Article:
The pathogenesis of Rift Valley fever. Viruses 2011, 3(5), 493-519; doi:10.3390/v3050493 (image credit: A J Cann’s Flickr photostream).
Kenya’s Business Daily newspaper reports that Kenya is forging a new pact in an old war against the deadly mosquito-transmitted ‘zoonotic’—human plus livestock—disease called Rift Valley fever.
‘Kenya has partnered with neighbouring stats to boost surveillance on Rift Valley Fever in a fresh bid to trim the annual budget for managing the disease as the country moves to protect its multibillion meat export trade.
‘The country’s top veterinary officials together with their counterparts from 12 neighbouring states were in Dubai where they were introduced to a simple innovation for controlling the Rift Valley Fever (RVF).
‘Officials at the Livestock ministry said the training, organised by the Africa Union, paves way for adoption of the innovation called “decision support tool” for RVF by all the Horn of Africa countries.
‘The tool tracks a series of natural events linked to increased risk of RVF outbreak and communicate[s] them to veterinary officials, allowing them to roll out preventative measures before animals and humans get infected.
‘”The good news is that the impact of RVF can be mitigated with early action during an outbreak, but veterinary officers and decision-makers need to know what interventions to implement, and when, as the stages of an epidemic unfold,” said Mr Bernard Bett, an epidemiologist at the International Livestock Research Institute (ILRI).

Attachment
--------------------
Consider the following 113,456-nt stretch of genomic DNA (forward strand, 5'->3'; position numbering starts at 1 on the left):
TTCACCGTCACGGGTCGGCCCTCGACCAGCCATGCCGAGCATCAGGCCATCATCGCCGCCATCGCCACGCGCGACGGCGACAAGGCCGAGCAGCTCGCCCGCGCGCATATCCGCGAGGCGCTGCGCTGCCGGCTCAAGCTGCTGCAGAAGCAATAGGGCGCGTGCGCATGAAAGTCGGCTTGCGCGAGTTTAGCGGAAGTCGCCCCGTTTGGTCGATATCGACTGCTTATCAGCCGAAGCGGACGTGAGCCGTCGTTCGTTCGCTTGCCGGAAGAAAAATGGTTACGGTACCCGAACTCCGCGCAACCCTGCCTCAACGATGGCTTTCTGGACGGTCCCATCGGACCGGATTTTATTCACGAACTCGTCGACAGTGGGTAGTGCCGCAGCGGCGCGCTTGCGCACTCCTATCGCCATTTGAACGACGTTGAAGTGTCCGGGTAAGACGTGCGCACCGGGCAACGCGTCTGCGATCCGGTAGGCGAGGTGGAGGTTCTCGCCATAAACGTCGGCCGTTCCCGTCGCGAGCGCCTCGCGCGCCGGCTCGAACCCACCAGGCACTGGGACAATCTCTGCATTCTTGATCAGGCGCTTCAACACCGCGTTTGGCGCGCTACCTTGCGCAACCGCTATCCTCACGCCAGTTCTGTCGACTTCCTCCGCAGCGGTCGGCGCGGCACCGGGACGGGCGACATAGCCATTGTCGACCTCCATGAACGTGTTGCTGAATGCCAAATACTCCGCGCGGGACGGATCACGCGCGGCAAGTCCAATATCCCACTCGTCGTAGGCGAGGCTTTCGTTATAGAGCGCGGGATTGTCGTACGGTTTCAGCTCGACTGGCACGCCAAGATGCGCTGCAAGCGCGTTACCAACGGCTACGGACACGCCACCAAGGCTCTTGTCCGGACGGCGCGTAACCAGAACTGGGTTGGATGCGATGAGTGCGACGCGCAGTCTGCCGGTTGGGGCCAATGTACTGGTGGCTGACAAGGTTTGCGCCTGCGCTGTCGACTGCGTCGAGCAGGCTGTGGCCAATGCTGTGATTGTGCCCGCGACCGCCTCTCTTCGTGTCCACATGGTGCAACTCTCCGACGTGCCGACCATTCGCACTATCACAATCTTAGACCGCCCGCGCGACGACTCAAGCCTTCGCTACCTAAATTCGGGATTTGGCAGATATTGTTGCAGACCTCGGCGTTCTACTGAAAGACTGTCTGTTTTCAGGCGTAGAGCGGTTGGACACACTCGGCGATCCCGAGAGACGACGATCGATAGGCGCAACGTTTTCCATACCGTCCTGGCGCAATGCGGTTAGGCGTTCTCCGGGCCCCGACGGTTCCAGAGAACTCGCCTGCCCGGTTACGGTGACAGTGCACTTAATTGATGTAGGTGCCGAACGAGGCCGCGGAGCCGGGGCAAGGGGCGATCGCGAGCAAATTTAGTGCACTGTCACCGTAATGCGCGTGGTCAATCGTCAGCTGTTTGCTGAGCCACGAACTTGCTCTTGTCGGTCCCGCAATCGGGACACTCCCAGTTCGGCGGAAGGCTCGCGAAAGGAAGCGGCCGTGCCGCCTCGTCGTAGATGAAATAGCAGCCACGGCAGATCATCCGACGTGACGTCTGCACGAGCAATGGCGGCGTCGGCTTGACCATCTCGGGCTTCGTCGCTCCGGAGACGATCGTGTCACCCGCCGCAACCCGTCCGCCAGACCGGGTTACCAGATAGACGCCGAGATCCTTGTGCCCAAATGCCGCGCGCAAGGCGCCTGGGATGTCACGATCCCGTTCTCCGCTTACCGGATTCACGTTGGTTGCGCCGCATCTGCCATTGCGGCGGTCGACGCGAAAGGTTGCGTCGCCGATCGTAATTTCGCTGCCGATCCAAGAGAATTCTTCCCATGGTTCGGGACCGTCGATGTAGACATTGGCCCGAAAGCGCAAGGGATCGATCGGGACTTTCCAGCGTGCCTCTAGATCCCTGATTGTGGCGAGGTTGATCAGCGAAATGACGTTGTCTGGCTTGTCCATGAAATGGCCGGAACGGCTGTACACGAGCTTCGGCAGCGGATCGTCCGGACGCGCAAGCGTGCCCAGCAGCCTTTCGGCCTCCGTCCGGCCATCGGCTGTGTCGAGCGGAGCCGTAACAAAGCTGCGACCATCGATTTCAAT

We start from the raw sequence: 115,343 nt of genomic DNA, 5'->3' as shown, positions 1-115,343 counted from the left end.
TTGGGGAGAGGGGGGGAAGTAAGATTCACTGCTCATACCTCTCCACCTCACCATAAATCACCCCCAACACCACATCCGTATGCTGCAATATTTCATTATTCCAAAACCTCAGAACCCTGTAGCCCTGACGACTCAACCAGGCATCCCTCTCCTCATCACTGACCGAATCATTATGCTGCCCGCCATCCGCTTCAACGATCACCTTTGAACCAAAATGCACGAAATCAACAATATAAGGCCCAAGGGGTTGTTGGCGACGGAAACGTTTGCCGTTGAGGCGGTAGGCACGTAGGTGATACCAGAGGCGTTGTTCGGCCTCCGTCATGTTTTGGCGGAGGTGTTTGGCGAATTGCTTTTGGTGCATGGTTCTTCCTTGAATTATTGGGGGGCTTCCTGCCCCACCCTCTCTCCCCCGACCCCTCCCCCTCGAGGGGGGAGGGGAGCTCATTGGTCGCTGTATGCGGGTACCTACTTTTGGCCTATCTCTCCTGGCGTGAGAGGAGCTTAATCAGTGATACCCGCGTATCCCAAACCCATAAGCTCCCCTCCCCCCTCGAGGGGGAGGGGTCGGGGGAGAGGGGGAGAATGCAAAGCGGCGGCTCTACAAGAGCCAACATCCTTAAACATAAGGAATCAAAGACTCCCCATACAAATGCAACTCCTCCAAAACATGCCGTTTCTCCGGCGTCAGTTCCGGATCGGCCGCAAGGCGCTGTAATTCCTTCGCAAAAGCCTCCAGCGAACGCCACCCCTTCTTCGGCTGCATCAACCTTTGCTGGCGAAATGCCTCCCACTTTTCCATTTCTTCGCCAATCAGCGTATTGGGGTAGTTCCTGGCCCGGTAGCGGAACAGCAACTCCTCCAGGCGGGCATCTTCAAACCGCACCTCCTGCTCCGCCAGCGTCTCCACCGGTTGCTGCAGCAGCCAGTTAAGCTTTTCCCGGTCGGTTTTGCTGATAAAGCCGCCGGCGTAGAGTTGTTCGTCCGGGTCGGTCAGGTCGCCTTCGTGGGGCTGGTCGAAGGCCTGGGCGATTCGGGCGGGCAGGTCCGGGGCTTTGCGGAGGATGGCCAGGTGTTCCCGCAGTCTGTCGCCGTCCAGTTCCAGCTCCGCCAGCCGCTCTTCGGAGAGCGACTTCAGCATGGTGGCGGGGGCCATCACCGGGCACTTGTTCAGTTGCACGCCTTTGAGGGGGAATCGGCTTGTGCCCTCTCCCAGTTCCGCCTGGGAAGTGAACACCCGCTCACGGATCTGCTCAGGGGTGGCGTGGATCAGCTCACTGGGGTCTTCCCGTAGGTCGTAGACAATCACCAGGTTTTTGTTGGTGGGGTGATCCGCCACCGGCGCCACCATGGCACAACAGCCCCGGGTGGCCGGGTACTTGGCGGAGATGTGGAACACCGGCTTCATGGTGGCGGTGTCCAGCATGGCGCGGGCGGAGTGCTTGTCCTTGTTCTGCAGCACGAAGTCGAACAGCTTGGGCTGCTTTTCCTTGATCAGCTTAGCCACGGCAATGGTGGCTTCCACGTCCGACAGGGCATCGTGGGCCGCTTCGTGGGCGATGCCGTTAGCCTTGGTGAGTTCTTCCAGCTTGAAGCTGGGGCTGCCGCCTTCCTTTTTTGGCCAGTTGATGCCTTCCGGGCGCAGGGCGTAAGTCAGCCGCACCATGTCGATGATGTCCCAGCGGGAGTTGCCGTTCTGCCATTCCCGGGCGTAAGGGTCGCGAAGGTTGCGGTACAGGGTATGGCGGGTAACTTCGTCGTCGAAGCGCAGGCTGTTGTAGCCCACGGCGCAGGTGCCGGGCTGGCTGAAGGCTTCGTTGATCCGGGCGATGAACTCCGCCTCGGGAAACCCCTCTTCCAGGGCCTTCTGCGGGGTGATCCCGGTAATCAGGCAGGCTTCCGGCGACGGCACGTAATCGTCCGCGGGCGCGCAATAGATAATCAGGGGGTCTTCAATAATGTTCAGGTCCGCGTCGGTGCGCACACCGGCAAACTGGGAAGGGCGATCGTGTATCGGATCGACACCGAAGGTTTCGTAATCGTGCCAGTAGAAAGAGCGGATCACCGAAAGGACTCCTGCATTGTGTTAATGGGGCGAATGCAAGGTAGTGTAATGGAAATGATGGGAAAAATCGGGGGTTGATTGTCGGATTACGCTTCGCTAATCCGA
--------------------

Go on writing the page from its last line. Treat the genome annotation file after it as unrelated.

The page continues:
‘To Kenyan meat exporters whose products have been blamed from key markets in the Middle East since the 2007 RVF outbreak in the region, the move is the boldest step yet towards regaining the high end market. . . .
‘The surveillance tool has been developed by 30 experts from across the Horn of Africa guided by researchers from ILRI, Food and Agriculture Organisation, and United States Agency for International Development. . . .
‘The new tool is expected to significantly cut the budget for handling the disease. In the 2007 outbreak, Kenya spent at least Sh2.7 billion to manage the disease, according to ILRI.
‘”In the 2007 case, control measures were implemented too late—not until there were definitive signs of an outbreak,” said Mr Jeffrey Mariner, an epidemiologist at ILRI. . . .
‘Experts see increased trade in livestock products as an antidote to high international food prices that have driven inflation to new highs in most African economies.’
Read more about the Rift Valley fever meeting in Dubai on ILRI’s News Blog: Amid soaring meat costs, officials from East Africa and Middle East seek plan to keep animal diseases from disrupting livestock trade, 13 June 2011.